Christian community is where you find it: Sunday takeout


Since sermons often prompt serious thought, I thought it would be worth trying to add an extra day of posts on sermon reflections.

Pastor Terry Bryant discussed the need for Christian community to keep us on track, using Heb. 3: 12-13 as the focal text:

12 See to it, brothers and sisters, that none of you has a sinful, unbelieving heart that turns away from the living God. 13 But encourage one another daily, as long as it is called “Today,” so that none of you may be hardened by sin’s deceitfulness. 

Christian community as church small group

If the sermon had a single goal, it was to engage more members in Life Groups, our church’s version of the small support group, as a place to “do life together.” These are to be where we know and care about one another well enough to challenge and nurture each other as God intends.

I am a strong believer in a Christian community outside of Sunday morning. Small groups that “graduate” every 18 months don’t necessarily describe it for me — in part, because we live 25 minutes from church. (We had bought our home before this church hired my husband.) It’s hard to know anyone well who lives a half-hour away. When my husband was hospitalized a number of years ago, it was members of a prior church, close to our home, who brought meals and loaned us a recliner because he couldn’t sleep flat.

Christian community as churches working together

We have another friend who is busy organizing the churches in her city (Durham, NC) to work together to meet the needs of people in the city’s public housing communities. Bless Durham, as it is called, isn’t an effort of churches, it is the work of the church of God. hands, feet, and head together.

And I guess that’s the main thing I’m thinking about church small groups. I really do want to live closely with other Christians. That is, by definition, who we are as Christians. Before Jesus was born, there was a large, extended family called Israel that had a special relationship with God and special responsibilities to each other as a result of that relationship with God. We, as Christians, are just adopted members of that huge family. Our special responsibilities to each other aren’t just measured through a small group in a local congregation, but through engagement in the big family God heads, which is also ours.

Christian community as … the closest Christians?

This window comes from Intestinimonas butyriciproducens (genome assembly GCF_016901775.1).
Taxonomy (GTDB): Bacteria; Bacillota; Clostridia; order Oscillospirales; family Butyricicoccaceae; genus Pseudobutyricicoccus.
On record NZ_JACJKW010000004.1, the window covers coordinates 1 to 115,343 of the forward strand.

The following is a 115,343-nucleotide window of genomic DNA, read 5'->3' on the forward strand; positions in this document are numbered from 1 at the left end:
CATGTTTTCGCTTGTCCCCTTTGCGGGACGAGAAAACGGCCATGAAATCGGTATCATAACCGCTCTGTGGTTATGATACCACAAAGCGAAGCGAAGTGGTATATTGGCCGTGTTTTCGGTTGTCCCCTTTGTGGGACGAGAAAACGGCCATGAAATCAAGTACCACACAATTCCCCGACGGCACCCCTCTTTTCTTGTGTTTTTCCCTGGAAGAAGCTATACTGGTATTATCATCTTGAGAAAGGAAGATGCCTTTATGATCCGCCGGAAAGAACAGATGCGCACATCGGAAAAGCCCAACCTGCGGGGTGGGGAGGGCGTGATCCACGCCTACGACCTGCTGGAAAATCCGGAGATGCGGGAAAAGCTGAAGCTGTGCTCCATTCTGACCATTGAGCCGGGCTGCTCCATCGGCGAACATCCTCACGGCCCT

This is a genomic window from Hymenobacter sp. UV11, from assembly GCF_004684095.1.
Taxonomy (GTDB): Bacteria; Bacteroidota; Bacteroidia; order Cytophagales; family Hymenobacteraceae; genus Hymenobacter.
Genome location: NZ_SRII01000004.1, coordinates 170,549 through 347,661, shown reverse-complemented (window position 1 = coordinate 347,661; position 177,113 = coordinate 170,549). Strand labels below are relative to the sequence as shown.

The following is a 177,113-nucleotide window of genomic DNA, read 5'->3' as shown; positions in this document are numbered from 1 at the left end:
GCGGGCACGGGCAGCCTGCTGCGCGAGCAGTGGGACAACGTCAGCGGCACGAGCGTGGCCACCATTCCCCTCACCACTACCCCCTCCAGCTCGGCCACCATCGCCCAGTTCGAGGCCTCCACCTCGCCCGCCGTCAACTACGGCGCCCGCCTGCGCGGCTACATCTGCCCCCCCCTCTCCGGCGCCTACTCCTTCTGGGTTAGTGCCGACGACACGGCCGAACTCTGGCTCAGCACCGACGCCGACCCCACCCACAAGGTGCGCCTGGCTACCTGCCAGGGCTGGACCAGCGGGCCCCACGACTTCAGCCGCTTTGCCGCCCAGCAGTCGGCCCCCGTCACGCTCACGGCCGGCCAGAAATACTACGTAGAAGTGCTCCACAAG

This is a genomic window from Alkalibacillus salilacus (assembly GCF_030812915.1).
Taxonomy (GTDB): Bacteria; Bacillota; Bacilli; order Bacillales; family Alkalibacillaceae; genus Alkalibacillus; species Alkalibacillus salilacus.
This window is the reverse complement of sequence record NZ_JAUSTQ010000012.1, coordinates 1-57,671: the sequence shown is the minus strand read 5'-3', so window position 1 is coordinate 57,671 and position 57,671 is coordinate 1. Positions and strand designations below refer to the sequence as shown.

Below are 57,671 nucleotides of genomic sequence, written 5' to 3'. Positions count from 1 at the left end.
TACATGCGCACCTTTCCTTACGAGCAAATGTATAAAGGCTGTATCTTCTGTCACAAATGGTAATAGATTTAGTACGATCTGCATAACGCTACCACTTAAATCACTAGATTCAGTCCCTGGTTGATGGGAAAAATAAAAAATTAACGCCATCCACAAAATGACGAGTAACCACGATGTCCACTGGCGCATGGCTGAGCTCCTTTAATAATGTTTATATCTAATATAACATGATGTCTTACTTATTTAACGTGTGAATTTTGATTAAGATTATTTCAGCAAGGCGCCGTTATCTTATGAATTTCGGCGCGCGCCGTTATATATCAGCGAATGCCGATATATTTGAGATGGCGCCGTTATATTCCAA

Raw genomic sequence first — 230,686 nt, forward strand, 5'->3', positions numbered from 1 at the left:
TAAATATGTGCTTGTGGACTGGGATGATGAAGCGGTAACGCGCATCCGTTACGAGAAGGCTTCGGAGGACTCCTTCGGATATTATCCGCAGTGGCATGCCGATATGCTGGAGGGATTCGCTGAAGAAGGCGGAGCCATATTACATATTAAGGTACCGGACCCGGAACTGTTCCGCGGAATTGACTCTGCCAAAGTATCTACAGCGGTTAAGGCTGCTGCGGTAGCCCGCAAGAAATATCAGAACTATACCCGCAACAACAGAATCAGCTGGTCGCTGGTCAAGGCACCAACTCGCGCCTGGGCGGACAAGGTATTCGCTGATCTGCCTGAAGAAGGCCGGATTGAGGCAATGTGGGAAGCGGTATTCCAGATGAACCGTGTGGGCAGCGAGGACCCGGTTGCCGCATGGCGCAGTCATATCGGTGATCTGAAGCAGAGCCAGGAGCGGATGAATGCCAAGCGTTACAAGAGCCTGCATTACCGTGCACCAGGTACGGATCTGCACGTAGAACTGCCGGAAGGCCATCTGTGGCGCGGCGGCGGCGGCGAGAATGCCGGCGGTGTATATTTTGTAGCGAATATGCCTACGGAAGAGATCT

I want to reach a point where I can know people in my congregation well enough to encourage them daily. But from this distance, it may be that I need to work out ways to give and take my encouragement from my neighbors: Mae, who cares for our cats when we travel; from Reggie and his wife, with whom we share business development tips; from Joe and Jacki, who have been neighborhood leaders for longer than we’ve lived here.

Have you found a Christian community of support and challenge? Where and how?

Advertisements

About Carlene Byron

Writer, editor, publicist, communications project manager ... I've written technology and infrastructure; I used to edit New England Church Life and The New England Christian and I've freelanced to publications ranging from Commonweal to Christianity Today. I'm now living in my hometown in Maine and am speaking about global perspectives on suicide prevention.
This entry was posted in Carlene Byron, christian, community, faith, life. Bookmark the permalink.

2 Responses to Christian community is where you find it: Sunday takeout

  1. Heidi Smid says:

    Thanks for this Carlene. It’s something I’ve thought of often. God provides community in so many ways outside of whatever church we happen to be part of. For me and my family, it’s been through the homeschool group that I’ve been part of for more than 12 years now. That is where I invest in others, speak into their lives, and they do the same with me. I see Christ-like parenting and loving and dealing with conflict modeled, and recognize that God also has something for me to share with those in this group. It’s also the platform from which we minister to people outside of the homeschool group. Of course, over that many years, the group has morphed and changed, and yet – it has continued to be the place where I have found true Christian community.
    Level of involvement in a church is not necessarily a measure of your walk with the Lord or your involvement in Christian community – there are other resources that God provides when the local church itself is not a source for true community, no matter the reason.

    • I think you’re exactly right. The local church” is much bigger than the congregation that meets at one building. God invited us to join the family that once was just Israel. That expansive, extended family has members everywhere. And we’re ALL called to be the “church” (the MOVEMENT) of God wherever we are.

Comments are closed.